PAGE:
Diabetes is a chronic (life-long) autoimmune disease that significantly impacts your life. Having this chronic disease means you must work to control your blood glucose (sugar) levels to ensure that they don’t get too high or too low.
The amount and balance of glucose in your blood are important. Your body needs glucose for energy, but too much of it can destroy body tissues, and too little can starve your body of nutrients.
People who have diabetes are also at risk of developing wounds and sores that don’t heal well. While the wounds are present, they are at high risk of developing an infection. When an infection overwhelms the body, it can cause sepsis and septic shock.
Sepsis, which was often called blood poisoning, is the body’s life-threatening response to infection. Like strokes or heart attacks, sepsis is a medical emergency that requires rapid diagnosis and treatment.
Sepsis and septic shock can result from an infection anywhere in the body, such as pneumonia, influenza, or urinary tract infections. Worldwide, one-third of people who develop sepsis die. Many who do survive are left with life-changing effects, such as post-traumatic stress disorder (PTSD), chronic pain and fatigue, organ dysfunction (organs don’t work properly), and/or amputations.
What is diabetes?
Your pancreas is a small organ (about 6” by 1.5”) that is part of your digestive system. It connects to your small intestine and sits just below your stomach towards the back. Your pancreas has a few roles, one is to help digest the food you eat and another is to secrete (send out) insulin, which stimulates your cells to use the glucose in the food and drink you consume.
When a person has diabetes, the pancreas doesn’t function properly. The pancreas either doesn’t secrete insulin at all or not effectively, depending on the type of diabetes.
According to the American Diabetes Association, 11.3% of the American population has the disease. That is 37.3 million children and adults. There are 28.7 million people diagnosed with diabetes and 8.5 million who have it but are not diagnosed. In addition, 96 million adults are close to developing diabetes; they fall into the “pre-diabetes” category. Compare this with 2017, when 9.4% of people in the U.S. had diabetes, 30.3 million children and adults; 23.1 million people diagnosed, and 7.2 not yet diagnosed. Over 84 million people had pre-diabetes.
Type 1 diabetes
Type 1 used to be called juvenile or insulin-dependent diabetes. It is now called type 1. The names changed because many people develop type 1 diabetes. As well, insulin isn’t restricted to people with this type of diabetes.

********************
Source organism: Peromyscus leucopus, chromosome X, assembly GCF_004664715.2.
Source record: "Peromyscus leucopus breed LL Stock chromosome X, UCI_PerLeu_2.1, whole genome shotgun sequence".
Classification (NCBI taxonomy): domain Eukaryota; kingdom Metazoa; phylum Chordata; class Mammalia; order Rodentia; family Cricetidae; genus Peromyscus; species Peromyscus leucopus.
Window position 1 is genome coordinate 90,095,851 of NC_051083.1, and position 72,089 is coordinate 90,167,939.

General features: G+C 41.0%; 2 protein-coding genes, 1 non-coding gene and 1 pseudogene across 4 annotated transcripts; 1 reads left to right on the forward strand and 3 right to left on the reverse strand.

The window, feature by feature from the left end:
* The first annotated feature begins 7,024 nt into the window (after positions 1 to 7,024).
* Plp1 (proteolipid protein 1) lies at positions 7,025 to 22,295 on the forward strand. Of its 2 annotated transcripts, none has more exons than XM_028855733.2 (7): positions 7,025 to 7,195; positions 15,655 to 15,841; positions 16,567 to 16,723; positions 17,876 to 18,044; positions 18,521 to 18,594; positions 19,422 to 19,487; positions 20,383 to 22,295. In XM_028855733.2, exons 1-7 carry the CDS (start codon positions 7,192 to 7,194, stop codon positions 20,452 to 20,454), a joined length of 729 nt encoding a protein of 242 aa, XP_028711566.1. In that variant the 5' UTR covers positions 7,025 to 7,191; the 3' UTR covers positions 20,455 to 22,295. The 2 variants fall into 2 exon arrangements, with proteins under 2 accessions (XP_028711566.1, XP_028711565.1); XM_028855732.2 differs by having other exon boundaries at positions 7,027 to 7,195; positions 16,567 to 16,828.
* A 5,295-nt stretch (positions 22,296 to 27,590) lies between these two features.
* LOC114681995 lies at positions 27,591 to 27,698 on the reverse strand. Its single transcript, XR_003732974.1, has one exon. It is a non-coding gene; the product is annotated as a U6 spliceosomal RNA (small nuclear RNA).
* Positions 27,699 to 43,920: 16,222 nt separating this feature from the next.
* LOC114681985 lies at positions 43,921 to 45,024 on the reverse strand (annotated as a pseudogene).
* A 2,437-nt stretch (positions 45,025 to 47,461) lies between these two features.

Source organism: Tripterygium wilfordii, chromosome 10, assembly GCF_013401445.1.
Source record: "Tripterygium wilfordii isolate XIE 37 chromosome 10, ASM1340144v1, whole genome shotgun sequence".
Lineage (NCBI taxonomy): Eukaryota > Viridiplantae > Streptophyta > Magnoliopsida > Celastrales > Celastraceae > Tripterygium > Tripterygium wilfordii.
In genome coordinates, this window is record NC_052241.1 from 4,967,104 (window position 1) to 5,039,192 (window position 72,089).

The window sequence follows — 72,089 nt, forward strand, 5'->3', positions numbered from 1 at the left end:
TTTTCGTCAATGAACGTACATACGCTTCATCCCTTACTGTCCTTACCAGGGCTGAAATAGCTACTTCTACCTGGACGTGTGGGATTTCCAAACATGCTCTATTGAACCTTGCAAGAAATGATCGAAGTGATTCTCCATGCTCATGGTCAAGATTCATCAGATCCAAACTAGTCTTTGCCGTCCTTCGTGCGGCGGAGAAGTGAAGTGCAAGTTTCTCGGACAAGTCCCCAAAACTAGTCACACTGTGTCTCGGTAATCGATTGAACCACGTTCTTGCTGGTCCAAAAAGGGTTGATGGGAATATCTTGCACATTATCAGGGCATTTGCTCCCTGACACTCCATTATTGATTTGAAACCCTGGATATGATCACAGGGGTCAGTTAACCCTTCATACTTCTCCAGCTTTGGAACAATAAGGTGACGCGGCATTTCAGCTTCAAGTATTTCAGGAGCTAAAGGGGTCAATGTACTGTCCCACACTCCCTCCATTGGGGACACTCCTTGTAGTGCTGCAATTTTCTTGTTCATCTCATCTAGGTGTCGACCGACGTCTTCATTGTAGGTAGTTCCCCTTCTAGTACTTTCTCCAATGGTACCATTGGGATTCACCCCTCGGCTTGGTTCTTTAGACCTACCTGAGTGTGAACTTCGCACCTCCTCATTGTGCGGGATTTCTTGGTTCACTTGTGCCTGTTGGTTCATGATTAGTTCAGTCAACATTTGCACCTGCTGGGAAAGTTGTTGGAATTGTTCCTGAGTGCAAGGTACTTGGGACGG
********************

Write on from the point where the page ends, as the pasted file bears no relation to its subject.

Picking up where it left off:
With type 1 diabetes, the pancreas cannot produce the insulin needed for the body to metabolize the glucose in the bloodstream.
Type 2 diabetes
Type 2 used to be called adult-onset or non-insulin-dependent diabetes. Neither of these names works because now younger people are developing type 2 diabetes, and it is not unusual for someone with type 2 diabetes to need insulin.
With type 2, the pancreas either doesn’t produce enough insulin, or the body cannot effectively use the produced insulin.
How do you get diabetes?
Type 1 diabetes has no known cause, although researchers agree that it is an autoimmune disease. There are many theories, a common one being that a virus may trigger the disease in people who may be susceptible to it in the first place.
Although you can’t generally cause type 1 diabetes, certain diseases may destroy the pancreas’s ability to work properly, or some medications may trigger the disease. It might be reversible if caused by a medication.
People at highest risk for type 1 diabetes are those:
- With a family history of type 1
- Who live in countries farther away from the equator (warmer countries tend to have lower rates of type 1)
- Who have a specific gene that seems to be related to developing the disease
While some people develop type 2 diabetes regardless of how healthy they are, many who develop it may have been able to reduce their risk by making some lifestyle changes.
People at the highest risk of developing type 2 include those who are :
- Over 45 years old
- Overweight or obese
- African American, Hispanic American, or Native Americans, all groups that have high rates of diabetes
- Not physically active
- Low HDL (“good”) cholesterol and/or high triglyceride levels
- High blood pressure
- Had gestational diabetes (diabetes while pregnant)
- Impaired glucose tolerance, as advised by their doctor
The National Institute of Diabetes and Digestive and Kidney Diseases has a Diabetes Risk Test that you could take to determine your risk.
Diabetes cannot be cured, but it can be managed. If you have type 1 diabetes, the only way to manage your blood glucose levels is by monitoring them, eating a diabetes-friendly diet, and injecting yourself regularly with insulin. Lifestyle changes are usually the first step in treating type 2, along with oral medications. These help your body use the insulin in your system. If your blood glucose levels are still too high, you may need to use insulin.
Given that the infection risk is higher than average for people with diabetes, it is essential that you watch for signs of sepsis should you become ill with a possible infection.
If you suspect sepsis, call 9-1-1 or go to a hospital and tell your medical professional, “I AM CONCERNED ABOUT SEPSIS.”
The information here is also available as a Sepsis Information Guide, a downloadable format for easier printing.
You can learn more about infection prevention among people who are immunocompromised by clicking here.
Would you like to share your story about sepsis or read about others who have had sepsis? Please visit Faces of Sepsis, where you will find hundreds of stories from survivors and tributes to those who died from sepsis.
Suggested Citation: Sepsis Alliance. Sepsis and Diabetes. 2023. https://www.sepsis.org/sepsisand/diabetes/
Updated February 7, 2023.